Role of exclusive chemotherapy as first line treatment in oligodendroglioma
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- Sunyach, M.P., Jouvet, A., Perol, D. et al. J Neurooncol (2007) 85: 319. doi:10.1007/s11060-007-9422-3
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The optimal therapy of oligodendrogliomas remains uncertain. Although chemosensitive, these tumors are not chemocurable. We investigated whether chemotherapy delays the need for radiation therapy (RT) without decreasing length and quality of survival.
Methods and materials
Among 89 patients treated for oligodendrogliomas at the Centre Léon Bérard of Lyon from 1982 to 1999, 59 patients fitted inclusion criteria, having had centrally reviewed pure oligodendroglioma requiring treatment. According to the WHO’s classification 35 patients had Grade III and 24, Grade II oligodendrogliomas.
According to the intent to treat, patients were retrospectively classified in three groups as exclusive RT (Group 1), radio-chemotherapy (Group 2), or exclusive chemotherapy (Group 3). Median progression-free survival (PFS): was 47 months [95% confidence interval (CI) 39–56], and median overall survival (OS) was 109 months (95% CI 83–134). In univariate analysis, PFS was correlated with frontal location and WHO classification; OS was correlated with frontal location and Post-operative Karnosky performans status both appearing as independent prognostic factors for OS in multivariate analysis. There was no significant difference between the treatment groups with regard to PFS (P = 0.82) and OS (P = 0.64). In the group of patients treated with exclusive chemotherapy the 5-year PFS and OS rates were 44 and 71%, respectively.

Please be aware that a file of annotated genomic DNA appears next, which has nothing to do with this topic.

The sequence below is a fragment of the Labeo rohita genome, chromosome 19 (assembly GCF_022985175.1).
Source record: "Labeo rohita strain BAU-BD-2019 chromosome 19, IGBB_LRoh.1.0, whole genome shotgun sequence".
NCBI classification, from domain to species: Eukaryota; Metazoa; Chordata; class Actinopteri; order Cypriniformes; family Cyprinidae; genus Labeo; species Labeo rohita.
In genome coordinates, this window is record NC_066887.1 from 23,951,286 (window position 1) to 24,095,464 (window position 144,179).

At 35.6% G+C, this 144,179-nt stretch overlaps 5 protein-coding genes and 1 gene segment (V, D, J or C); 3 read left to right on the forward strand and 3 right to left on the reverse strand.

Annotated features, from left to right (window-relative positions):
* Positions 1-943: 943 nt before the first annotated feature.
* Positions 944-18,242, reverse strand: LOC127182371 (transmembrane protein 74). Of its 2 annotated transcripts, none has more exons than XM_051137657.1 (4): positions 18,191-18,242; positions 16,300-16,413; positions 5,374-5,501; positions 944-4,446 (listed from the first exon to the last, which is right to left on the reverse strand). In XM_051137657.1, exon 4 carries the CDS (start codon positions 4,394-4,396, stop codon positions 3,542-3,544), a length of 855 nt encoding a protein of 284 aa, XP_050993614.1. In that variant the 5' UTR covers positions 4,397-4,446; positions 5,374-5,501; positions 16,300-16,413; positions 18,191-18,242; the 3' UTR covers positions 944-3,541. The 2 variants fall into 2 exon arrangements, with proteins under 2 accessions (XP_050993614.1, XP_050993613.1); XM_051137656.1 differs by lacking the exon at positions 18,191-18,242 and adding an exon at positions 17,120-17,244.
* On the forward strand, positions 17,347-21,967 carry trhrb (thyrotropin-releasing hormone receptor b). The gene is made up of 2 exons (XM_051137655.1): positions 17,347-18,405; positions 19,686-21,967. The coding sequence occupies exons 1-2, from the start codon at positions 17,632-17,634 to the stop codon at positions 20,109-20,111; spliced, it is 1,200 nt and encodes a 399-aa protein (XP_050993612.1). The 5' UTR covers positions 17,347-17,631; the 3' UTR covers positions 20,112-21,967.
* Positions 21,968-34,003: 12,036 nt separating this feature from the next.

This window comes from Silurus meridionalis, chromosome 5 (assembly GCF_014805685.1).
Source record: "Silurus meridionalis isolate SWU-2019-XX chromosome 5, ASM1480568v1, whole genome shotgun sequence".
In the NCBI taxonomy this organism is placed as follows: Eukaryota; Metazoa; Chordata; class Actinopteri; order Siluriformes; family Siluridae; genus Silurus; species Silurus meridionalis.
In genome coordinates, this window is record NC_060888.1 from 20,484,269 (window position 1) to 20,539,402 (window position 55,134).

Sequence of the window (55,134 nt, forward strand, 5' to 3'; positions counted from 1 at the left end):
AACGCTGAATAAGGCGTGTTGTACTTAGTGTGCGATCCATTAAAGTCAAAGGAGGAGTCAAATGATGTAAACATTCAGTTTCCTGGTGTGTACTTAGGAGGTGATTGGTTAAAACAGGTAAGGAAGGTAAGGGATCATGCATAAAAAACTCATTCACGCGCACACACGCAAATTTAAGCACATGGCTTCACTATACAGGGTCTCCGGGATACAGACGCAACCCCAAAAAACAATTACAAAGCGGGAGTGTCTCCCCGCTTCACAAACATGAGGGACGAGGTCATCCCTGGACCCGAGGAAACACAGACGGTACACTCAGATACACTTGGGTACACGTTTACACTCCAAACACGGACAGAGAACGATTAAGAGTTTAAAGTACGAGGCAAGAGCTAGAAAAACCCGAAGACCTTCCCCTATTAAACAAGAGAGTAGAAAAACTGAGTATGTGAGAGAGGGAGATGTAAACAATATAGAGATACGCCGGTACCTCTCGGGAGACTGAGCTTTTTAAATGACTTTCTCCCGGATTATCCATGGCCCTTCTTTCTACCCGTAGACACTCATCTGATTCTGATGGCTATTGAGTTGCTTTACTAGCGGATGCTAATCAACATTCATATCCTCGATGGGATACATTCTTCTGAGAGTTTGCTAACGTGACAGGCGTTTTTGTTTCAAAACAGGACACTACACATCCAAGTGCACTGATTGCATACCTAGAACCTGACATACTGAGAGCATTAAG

Front-line exclusive chemotherapy results in prolonged OS in patients with confirmed pure oligodendroglioma. Whether this strategy improves quality of life remains debatable.